Have attempts stalled to mainstream zero carbon knowledge and skills in the US architectural curriculum? Where is the impediment? Despite many bottom-up efforts, why are accrediation criteria lagging behind?
Architects Marsha Maytum and Bill Leddy report on recent attempts to change the US architectural curriculum and architectural practice in order to mainstream zero carbon and protect the planet. The latest critiera set by the independent accreditation board do not address the urgency that many in the profession (and higher education) are seeking.
After a year of consultation, in February 2020 the US National Architectural Accrediting Board (NAAB) released the new 2020 Conditions and Procedures for Accreditation for all architecture schools in the United States. This document defines the minimum standards that universities must meet for the professional education of US architects and is therefore highly influential in determining the curriculum and content in architecture schools. The NAAB is an independent agency that evaluates US architecture programmes to ensure that graduates have the technical and critical thinking skills required to have a rewarding career in the profession.
This update to the accreditation requirements occurs once every six years and this year’s update presented an important opportunity to revise the curriculum requirements in all architecture schools in the US to address the critical the role of architecture in the climate crisis. The year-long consultation process received recommendations from architects, educators, professional organizations and other stakeholders across the country urging mandatory curriculum changes. Many voices demanded that the curriculum requirements be changed to ensure that the next generation of architects (i.e. current students) have the knowledge and capabilities to address the climate crisis. Many advocated that the architectural curriculum must be clearly focused to create a carbon positive, healthy, resilient and regenerative built environment.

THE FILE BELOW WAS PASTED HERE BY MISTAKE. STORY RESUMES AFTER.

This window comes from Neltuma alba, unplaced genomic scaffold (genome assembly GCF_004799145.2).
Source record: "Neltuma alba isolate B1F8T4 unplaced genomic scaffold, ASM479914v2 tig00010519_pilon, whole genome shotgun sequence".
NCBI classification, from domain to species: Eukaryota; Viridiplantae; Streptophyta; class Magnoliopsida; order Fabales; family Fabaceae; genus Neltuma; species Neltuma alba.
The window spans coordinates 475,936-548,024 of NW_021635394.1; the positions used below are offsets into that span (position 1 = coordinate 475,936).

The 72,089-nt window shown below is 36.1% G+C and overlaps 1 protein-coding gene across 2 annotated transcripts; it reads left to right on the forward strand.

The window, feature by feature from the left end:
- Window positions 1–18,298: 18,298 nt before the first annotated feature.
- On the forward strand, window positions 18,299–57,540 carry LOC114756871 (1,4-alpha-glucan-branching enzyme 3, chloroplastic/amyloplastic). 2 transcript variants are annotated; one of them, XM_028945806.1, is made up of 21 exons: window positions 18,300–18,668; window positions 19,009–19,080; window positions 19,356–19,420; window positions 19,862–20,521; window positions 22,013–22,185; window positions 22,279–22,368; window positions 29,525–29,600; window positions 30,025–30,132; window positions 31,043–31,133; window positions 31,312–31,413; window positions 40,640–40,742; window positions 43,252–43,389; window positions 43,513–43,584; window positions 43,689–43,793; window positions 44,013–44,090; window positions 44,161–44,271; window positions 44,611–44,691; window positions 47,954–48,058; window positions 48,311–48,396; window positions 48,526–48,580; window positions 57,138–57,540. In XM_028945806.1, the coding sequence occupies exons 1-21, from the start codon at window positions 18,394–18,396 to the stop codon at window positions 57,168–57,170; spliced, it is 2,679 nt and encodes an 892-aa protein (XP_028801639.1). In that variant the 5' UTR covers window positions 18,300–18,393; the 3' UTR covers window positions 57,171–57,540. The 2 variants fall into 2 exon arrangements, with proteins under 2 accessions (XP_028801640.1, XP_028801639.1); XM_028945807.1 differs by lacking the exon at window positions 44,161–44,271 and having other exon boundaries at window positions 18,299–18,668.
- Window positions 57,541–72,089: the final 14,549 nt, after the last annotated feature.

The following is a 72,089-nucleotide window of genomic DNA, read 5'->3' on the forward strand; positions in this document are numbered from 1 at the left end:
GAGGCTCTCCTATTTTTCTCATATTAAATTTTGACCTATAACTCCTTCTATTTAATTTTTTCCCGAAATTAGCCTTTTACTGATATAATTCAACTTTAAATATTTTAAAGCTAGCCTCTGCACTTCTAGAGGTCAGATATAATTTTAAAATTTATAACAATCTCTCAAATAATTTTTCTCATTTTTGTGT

As 2019 Chair of the American Institute of Architects (AIA) Committee on the Environment (COTE), I (MM) submitted our recommendation for curriculum revisions and a pedagogical framework in alignment with the AIA focus on urgent climate action. Accredited architectural programs must address climate action and a broader integrated understanding of health, safety and welfare in every aspect of the education of future architects. It is our responsibility to educate and empower the next generation of professionals to be the leaders and innovators for an equitable, sustainable and just built environment.
In October 2019, my partner Bill Leddy and I also participated in the John Reynolds Symposium in Portland Oregon where a diverse group of over 100 educators and professionals from across the United States created the Portland Declaration in response to the NAAB process. The Declaration states:
should be a major component of the NAAB program accreditation criteria. We strongly recommend that the principles
underlying the AIA Framework for Design Excellence provide the basis for
defining sustainability in this context. Those graduating from an accredited
architecture program must be exposed to and demonstrate the ability to engage
Sustainability (as embodied by the AIA COTE Top Ten/Framework for Design Excellence)
Environmental stewardship values
Sustainability, climate action, and environmental stewardship must move to the top of the mission statement of NAAB. Urgency! This is critical to the continuing relevance, influence, and value of architecture as a profession that serves society.
What was the result of the NAAB consultation process? The outcome of the NAAB criteria review incorporated only minor adjustments to the conditions and procedures language to include environmental considerations in the architectural curriculum – but not substantive revisions to address climate action in architectural accreditation requirements.